An often neglected area during the filing of a Trademark
application is the filing of evidence to prove the use and the
secondary meaning (if any) associated with the mark in the minds of
the public. The evidence filed should be exhaustive, conclusive and
convincing, if these elements are absent it could cost a proprietor
the registration of such mark.
A non-alcoholic beverage giant like Coca-Cola too made the error
of filing flimsy evidence before the OHIM and Board of Appeals when
claiming that its 'contour bottle with fluting' had
acquired a distinctive character through its usage. The flaws in
their evidence were apparent for instance, though the application
had been filed for registration throughout EU (via OHIM), the
survey showing association of the shape mark, exclusively with
Coca-Cola, in the minds of the public was conducted only in 10
member states. Therefore, the survey was not conclusive and did not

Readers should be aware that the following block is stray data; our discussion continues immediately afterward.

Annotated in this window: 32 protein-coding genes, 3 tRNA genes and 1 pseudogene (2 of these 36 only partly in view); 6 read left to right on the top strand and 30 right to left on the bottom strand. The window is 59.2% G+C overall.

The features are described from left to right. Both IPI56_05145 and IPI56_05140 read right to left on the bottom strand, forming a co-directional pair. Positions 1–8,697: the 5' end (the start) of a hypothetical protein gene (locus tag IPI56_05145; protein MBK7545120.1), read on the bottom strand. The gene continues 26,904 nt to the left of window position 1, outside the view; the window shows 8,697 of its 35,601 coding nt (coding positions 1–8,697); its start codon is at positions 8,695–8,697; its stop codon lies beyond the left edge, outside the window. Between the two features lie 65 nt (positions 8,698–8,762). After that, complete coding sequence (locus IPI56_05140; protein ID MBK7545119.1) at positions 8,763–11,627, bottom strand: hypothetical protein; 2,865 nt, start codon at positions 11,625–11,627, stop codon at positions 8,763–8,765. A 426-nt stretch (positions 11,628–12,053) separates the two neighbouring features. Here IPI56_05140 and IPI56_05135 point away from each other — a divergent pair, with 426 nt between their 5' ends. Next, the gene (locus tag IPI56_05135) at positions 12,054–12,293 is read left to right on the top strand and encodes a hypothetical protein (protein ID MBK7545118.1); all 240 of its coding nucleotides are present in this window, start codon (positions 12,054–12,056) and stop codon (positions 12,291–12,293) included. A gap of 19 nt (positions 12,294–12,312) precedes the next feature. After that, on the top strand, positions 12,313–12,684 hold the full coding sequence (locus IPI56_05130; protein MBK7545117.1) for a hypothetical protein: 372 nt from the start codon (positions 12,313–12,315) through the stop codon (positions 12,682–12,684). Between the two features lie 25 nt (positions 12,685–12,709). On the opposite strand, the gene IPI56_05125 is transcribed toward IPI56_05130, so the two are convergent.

lead to the inference that in all member countries, the masses
associated the shape of the bottle with Coca-Cola alone. Further,
instead of employing the services of a known market research
company, Coca-Cola hired its erstwhile director to conduct the
research hence; questions were raised on the reliability of the
results submitted. Also, the surveys submitted contained leading
questions and the data submitted as turnover, sale volume figures
was inclusive of Coca-Cola's other brands as well (Fanta,
Fresca, Minute Maid etc.) The Board of Appeals also pointed out
that the advertisements submitted did not exclusively refer to the
mark applied for but also other bottles and cans as well and
specifically the contour bottle with fluting. The Board opined that
the public's perception of shape mark could be different from
that of verbal marks.
In light of the abovementioned defects the Board of Appeals
rejected Coca-Cola's application for registration of shape
mark. This case is a lesson for proprietors to not take evidence
submission as a trivial issue; the evidence submitted does not have
to be voluminous but reliable so as to establish the
distinctiveness of the mark thereby proving registerablity of the
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This article enunciates the recent, much awaited, and landmark judgment delivered on September 16, 2016 by Hon'ble Delhi High Court throwing light on the important provisions of the Copyright Act, 1962.
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